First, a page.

Potential ALS treatment ATH-1105 due to enter clinical testing this year

Therapy is designed to activate HGF system, a molecular signaling pathway

Marisa Wexler, MS avatar

by Marisa Wexler, MS |

Share this article:

Share article via email
Mice are shown standing and sitting by bottles of medicine in a laboratory.

Treatment with the experimental oral therapy ATH-1105 significantly reduced nerve damage, improved motor function, and prolonged survival in preclinical models of amyotrophic lateral sclerosis (ALS), a study reports.

The work was funded by ATH-1105’s developer Athira Pharma, which plans to move the therapy into the first stages of clinical testing in the next few months.

The findings were first presented at last year’s American Academy of Neurology (AAN) Annual Meeting and are published now in “ATH-1105, a small-molecule positive modulator of the neurotrophic HGF system, is neuroprotective, preserves neuromotor function, and extends survival in preclinical models of ALS,” in Frontiers in Neuroscience.

“The results reported in this peer-reviewed publication suggest that ATH-1105 demonstrated consistent translation of neuroprotective and anti-inflammatory effects … which led to improved motor function and survival in an ALS animal model. These findings further support our plans to progress ATH-1105 into first-in-human studies in the first half of 2024,” Mark Litton, PhD, president and CEO of Athira, said in a company press release.

ATH-1105 is designed to activate a molecular signaling pathway called the hepatocyte growth factor (HGF) system, which is important for the maintenance and health of nerve cells. By activating it, the therapy should counteract several processes that contribute to ALS.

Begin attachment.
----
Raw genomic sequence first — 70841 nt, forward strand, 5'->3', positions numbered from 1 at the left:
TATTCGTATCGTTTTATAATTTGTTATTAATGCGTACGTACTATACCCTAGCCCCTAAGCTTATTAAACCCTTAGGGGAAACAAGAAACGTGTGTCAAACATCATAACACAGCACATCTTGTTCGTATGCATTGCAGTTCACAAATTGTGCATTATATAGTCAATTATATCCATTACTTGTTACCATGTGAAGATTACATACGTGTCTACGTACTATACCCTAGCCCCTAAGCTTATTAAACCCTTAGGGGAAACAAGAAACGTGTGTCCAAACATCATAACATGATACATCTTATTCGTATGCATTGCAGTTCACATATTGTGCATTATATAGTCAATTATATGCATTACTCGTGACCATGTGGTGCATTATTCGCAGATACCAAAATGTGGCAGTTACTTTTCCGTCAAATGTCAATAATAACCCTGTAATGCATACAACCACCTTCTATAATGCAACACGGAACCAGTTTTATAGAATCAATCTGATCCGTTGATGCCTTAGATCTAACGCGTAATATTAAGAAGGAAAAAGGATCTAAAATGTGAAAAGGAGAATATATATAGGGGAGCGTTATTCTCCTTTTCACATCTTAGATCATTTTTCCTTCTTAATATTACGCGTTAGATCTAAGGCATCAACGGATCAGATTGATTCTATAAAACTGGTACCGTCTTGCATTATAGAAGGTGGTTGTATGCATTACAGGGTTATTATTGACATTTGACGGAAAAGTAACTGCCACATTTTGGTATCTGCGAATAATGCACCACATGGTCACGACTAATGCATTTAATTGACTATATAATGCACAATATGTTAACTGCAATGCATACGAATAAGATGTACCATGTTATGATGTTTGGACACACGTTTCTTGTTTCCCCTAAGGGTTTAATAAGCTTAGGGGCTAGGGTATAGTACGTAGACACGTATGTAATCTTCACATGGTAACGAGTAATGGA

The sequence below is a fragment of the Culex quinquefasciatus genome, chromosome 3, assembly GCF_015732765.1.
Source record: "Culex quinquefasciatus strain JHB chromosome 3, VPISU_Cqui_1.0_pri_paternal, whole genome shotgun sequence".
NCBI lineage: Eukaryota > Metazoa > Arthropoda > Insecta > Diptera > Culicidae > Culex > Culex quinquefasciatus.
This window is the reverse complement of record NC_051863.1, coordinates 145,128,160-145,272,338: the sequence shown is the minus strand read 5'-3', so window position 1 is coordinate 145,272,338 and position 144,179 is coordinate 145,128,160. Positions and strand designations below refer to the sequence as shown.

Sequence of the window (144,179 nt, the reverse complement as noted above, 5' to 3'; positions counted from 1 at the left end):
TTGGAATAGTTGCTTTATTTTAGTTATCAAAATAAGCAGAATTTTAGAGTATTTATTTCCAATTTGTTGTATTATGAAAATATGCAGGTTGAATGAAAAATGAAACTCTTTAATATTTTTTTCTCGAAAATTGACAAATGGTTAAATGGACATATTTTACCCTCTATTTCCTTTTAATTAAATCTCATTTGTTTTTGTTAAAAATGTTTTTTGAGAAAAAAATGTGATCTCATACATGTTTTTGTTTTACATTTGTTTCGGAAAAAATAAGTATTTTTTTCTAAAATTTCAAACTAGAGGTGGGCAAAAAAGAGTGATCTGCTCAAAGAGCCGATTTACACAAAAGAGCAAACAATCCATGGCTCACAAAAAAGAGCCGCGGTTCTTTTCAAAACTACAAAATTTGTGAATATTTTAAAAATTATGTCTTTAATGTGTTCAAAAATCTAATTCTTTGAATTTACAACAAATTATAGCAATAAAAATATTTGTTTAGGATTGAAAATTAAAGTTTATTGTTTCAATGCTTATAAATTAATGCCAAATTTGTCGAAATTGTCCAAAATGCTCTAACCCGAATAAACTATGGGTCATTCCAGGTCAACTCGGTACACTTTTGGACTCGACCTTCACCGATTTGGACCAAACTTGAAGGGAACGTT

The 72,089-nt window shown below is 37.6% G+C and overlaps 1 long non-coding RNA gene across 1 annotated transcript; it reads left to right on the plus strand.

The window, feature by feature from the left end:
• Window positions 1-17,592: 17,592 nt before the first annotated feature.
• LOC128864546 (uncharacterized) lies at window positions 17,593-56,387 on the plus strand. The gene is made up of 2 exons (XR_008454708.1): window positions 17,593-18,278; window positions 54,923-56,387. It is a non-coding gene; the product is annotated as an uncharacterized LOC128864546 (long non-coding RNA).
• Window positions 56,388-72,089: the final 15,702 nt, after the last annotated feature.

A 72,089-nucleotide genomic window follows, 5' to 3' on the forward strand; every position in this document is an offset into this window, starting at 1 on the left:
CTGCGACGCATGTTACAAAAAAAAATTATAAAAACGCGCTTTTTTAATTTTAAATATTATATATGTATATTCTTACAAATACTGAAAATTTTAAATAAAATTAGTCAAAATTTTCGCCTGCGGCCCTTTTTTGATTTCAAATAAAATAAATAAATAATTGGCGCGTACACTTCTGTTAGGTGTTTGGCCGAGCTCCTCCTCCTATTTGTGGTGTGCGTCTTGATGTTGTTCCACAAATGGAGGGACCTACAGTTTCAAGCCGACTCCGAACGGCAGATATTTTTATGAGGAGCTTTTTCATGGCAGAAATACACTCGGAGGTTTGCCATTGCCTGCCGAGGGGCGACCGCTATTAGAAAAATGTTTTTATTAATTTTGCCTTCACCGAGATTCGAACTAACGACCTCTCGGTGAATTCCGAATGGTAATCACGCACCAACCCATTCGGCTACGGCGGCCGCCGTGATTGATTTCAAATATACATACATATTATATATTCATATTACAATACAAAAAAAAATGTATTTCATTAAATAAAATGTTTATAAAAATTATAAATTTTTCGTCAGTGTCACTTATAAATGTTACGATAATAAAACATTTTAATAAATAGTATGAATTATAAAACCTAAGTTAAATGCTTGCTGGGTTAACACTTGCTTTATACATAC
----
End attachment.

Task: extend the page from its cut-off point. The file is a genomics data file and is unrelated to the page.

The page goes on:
Recommended Reading
Illustration shows mice climbing around beakers and vials in a lab.

ATH-1105 protects against common ALS, FTD disease mechanisms

ATH-1105 in cell, mouse models of ALS

Here, researchers at Athira assessed the impact of ATH-1105 in cell and animal models of the neurodegenerative condition.

In a battery of cell experiments, they demonstrated that ATH-1105 does activate the HGF system as designed. The experimental therapy was neuroprotective in nerve cell models, reducing cell damage from a range of cellular toxins and stressors. It also reduced the inflammatory activity of microglia, a type of immune cell in the brain.

After those proof-of-concept tests, ATH-1105 was tested in an ALS mouse model carrying mutations in TARDBP,  the gene responsible for producing TDP-43. In the first experiments, treatment was started at one month of age, which is before motor problems start developing in earnest in this model.

Mice given ATH-1105 maintained higher body weight, indicating better overall health, and better motor function, over untreated mice. ATH-1105 also lowered the severity of nerve dysfunction and reduced markers of inflammation and disease markers, including toxic TDP-43 levels in nerve fibers, a hallmark of ALS. ALS mice given ATH-1105 also lived longer than their untreated counterparts.

“Daily oral treatment with ATH-1105 in this model of ALS resulted in statistically significant and dose-dependent improvement across a battery of assessments for motor performance and nerve structure and function, ultimately resulting in prolonged survival,” the researchers wrote.

In separate experiments, mice were started on ATH-1105 at a later point after symptoms began developing to better mimic a clinical setting.

While the findings weren’t as dramatic, mice given the treatment maintained significantly better scores on several measures of motor function. ATH-1105 also reduced levels of neurofilament light chain (NfL), a marker of nerve damage.

“ATH-1105 protects spinal motor neurons from ALS-relevant insults in vitro and in animal models of ALS, prevents the progressive decline of motor and nerve function, reduces inflammation, preserves body weight and extends survival. Also, the significant reduction in plasma neurofilament light chain (NfL) levels, an established biomarker of neurodegeneration in ALS, is highly encouraging,” said Kevin Church, PhD, chief scientific officer of Athira.

“Given these data and the critical unmet medical need and devastating disease progression of ALS, we are encouraged to continue the development of ATH-1105 as a potential therapeutic agent for people living with ALS,” the scientists said.